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Gastric Cancer

, Volume 20, Supplement 1, pp 128–134 | Cite as

Surgery after intraperitoneal and systemic chemotherapy for gastric cancer with peritoneal metastasis or positive peritoneal cytology findings

  • Hironori Ishigami
  • Hironori Yamaguchi
  • Hiroharu Yamashita
  • Masahiro Asakage
  • Joji Kitayama
Original Article

Abstract

Background

Despite recent progress in systemic chemotherapy, the prognosis of gastric cancer patients with peritoneal metastasis (P1) or positive peritoneal cytology findings (CY1) is still poor. We developed a regimen combining intraperitoneal (IP) paclitaxel (PTX) with S-1 and PTX, which can produce notable efficacy with regard to peritoneal lesions. Surgery after response to combination chemotherapy is a promising option for P1 or CY1 gastric cancer. A retrospective study was performed to evaluate the safety and efficacy.

Methods

This study enrolled 100 primary P1 or CY1 gastric cancer patients treated with IP PTX plus S-1 and PTX at the University of Tokyo Hospital between 2005 and 2011. Radical gastrectomy was performed when peritoneal cytology findings became negative, and the disappearance or obvious shrinkage of peritoneal metastasis was confirmed by laparoscopy. The same chemotherapy regimen was restarted after surgery and repeated with appropriate dose reduction.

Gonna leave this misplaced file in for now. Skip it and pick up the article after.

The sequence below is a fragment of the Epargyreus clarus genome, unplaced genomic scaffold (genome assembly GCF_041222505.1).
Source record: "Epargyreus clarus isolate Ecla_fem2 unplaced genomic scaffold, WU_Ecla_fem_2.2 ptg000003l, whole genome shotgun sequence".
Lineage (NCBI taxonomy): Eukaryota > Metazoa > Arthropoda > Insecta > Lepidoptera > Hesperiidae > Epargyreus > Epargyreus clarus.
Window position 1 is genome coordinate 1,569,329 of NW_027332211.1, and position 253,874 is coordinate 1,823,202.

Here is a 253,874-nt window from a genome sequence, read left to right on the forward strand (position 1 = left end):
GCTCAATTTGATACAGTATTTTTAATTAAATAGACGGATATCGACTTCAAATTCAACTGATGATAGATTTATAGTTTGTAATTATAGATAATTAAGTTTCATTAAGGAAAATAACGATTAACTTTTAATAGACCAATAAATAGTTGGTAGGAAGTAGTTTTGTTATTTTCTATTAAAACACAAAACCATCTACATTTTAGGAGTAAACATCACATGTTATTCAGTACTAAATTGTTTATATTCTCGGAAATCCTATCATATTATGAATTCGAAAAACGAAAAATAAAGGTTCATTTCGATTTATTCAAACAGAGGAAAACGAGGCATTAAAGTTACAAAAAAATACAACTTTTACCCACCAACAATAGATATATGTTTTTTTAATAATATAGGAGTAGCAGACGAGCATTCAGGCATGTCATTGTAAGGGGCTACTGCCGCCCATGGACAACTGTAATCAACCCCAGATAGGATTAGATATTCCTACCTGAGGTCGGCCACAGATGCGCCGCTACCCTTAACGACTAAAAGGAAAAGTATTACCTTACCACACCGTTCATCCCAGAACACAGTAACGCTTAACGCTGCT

Results

Gastrectomy was performed in 64 (P1 56, P0CY1 8) of 100 (P1 90, P0CY1 10) patients. R0 resection was achieved in 44 patients (69%). The median survival time was 30.5 months [95% confidence interval (CI) 23.6–37.7 months] from the initiation of intraperitoneal chemotherapy and 34.6 months (95% CI 26.8–39.4 months) from the diagnosis of gastric cancer. Postoperative complications included anastomotic leakage and pancreatic fistula, each in two patients, which were cured conservatively. There were no treatment-related deaths. The median survival time of the 36 patients who did not undergo surgery was 14.3 months (95% CI 10.0–17.8 months).

Conclusions

Surgery after response to intraperitoneal and systemic chemotherapy is safe and may prolong the survival of P1 and CY1 gastric cancer patients.

Keywords

Gastric cancer Peritoneal metastasis Intraperitoneal chemotherapy Surgery 

Introduction